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Phenotypic and Genetic Characteristics of the European Cranefly Following its Introduction and Spread in Western North America

Judith H. Myers and Rosmarie Iyer
Journal of Animal Ecology
Vol. 50, No. 2 (Jun., 1981), pp. 519-532
DOI: 10.2307/4071
Stable URL: http://www.jstor.org/stable/4071
Page Count: 14
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Phenotypic and Genetic Characteristics of the European Cranefly Following its Introduction and Spread in Western North America
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Abstract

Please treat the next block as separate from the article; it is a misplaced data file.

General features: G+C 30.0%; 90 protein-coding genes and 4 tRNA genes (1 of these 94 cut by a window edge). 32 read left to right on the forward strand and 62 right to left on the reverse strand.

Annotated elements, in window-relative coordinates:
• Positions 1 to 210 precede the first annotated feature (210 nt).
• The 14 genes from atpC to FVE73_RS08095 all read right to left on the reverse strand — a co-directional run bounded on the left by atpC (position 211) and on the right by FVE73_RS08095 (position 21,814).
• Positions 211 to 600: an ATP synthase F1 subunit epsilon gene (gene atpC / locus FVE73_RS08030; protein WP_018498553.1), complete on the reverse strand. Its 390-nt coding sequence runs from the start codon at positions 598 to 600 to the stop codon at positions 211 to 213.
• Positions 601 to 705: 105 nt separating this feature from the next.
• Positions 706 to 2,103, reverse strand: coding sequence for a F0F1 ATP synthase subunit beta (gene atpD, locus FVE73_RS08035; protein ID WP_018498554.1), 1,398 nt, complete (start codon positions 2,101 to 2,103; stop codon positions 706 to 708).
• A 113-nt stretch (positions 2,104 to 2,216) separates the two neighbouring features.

(1) Density, size change, and spread of the European cranefly, Tipula paludosa, were monitored in an introduced population in western North America. (2) In field populations, larval growth rate was positively related to asymptotic larval weight and negatively correlated with larval density. Asymptotic larval weight and winglength of males were positively correlated. (3) Laboratory experiments showed that size of larvae was reduced by crowding only if the larvae had been briefly exposed to field conditions and not if they were reared from eggs. Protozoan parasites are implicated as causing the size-density relationship and possibly they have also contributed to the establishment of the reduced equilibrium population density. (4) The asymptotic weight of larvae reared singly in the laboratory after brief field exposure predicts 64% of the winglength variation of males emerging from that population the next autumn. Therefore, adult size is determined early in development and is not modified by abundant food and individual rearing. (5) Craneflies on the edge of the southern spread are larger than those from populations which have passed through the post-introduction eruption. (6) Attempts at monitoring genetic change were frustrated by the lack of electrophoretic variability. (7) Comparisons are made with British studies of the European cranefly and indicate that the introduced population has a stronger size-density relationship, a higher average density, and lacks an association between larval density and rainfall during the oviposition period.

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